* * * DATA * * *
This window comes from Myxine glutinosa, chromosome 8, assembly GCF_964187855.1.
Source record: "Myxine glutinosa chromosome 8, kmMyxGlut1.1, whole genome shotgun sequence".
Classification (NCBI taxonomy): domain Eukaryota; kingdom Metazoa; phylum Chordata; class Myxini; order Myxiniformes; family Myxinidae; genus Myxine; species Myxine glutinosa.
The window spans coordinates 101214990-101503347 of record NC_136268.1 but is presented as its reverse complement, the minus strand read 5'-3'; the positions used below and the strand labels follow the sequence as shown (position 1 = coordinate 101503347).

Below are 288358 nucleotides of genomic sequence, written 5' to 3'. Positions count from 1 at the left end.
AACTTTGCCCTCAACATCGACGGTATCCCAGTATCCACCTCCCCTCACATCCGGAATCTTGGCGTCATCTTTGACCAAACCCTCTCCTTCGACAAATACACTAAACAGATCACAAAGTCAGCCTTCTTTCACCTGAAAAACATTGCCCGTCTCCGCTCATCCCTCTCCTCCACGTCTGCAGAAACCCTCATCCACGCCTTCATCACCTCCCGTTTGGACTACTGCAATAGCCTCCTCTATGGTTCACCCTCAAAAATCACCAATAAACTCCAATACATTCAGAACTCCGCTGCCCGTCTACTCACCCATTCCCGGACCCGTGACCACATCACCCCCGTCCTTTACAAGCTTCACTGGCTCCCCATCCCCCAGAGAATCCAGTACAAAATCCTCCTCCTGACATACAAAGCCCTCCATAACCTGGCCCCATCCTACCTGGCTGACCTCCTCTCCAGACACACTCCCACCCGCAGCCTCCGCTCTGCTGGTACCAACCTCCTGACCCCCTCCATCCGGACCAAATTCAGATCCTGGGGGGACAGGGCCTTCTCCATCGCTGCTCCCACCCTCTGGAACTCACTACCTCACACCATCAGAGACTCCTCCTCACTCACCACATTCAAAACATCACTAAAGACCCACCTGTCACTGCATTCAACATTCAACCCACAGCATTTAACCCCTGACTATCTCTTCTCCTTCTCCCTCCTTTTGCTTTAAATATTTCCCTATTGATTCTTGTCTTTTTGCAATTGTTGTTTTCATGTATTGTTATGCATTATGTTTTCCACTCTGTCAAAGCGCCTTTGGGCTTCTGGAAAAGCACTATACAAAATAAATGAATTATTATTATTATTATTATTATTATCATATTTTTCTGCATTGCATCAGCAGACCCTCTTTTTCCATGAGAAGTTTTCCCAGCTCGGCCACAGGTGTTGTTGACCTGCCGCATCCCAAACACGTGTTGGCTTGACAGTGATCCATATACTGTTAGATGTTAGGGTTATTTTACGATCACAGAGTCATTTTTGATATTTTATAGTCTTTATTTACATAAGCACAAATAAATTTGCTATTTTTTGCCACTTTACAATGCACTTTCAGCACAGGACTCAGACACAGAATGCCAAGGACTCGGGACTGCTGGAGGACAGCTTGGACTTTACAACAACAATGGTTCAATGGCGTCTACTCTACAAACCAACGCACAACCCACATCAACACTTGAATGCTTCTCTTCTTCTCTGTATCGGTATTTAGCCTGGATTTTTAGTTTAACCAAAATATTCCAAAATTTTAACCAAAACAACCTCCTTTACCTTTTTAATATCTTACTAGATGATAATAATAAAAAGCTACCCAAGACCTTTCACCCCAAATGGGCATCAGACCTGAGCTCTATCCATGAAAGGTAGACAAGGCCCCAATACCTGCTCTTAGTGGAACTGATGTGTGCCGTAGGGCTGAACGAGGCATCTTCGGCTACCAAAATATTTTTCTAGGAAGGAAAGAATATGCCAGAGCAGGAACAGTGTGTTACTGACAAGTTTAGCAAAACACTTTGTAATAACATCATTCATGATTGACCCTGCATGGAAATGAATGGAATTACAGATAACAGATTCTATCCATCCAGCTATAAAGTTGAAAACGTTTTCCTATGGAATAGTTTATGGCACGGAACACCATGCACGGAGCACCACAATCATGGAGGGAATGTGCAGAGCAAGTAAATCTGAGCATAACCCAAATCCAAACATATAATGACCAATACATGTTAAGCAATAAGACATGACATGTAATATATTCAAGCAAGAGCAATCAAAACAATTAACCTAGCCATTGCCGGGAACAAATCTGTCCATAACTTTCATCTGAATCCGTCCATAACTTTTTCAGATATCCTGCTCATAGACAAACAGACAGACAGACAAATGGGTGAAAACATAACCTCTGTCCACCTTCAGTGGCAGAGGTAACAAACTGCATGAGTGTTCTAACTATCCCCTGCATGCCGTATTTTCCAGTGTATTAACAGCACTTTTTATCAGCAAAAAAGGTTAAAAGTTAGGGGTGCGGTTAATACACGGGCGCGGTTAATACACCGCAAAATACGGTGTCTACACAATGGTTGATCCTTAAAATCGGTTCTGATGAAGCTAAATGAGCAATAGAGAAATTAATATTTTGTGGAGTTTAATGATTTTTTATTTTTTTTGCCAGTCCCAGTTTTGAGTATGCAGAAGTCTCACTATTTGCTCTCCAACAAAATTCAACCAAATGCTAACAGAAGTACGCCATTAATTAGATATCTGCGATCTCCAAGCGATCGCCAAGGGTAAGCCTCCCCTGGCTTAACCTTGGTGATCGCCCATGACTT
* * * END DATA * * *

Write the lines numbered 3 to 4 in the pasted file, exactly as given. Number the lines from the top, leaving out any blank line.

Classification (NCBI taxonomy): domain Eukaryota; kingdom Metazoa; phylum Chordata; class Myxini; order Myxiniformes; family Myxinidae; genus Myxine; species Myxine glutinosa.
The window spans coordinates 101214990-101503347 of record NC_136268.1 but is presented as its reverse complement, the minus strand read 5'-3'; the positions used below and the strand labels follow the sequence as shown (position 1 = coordinate 101503347).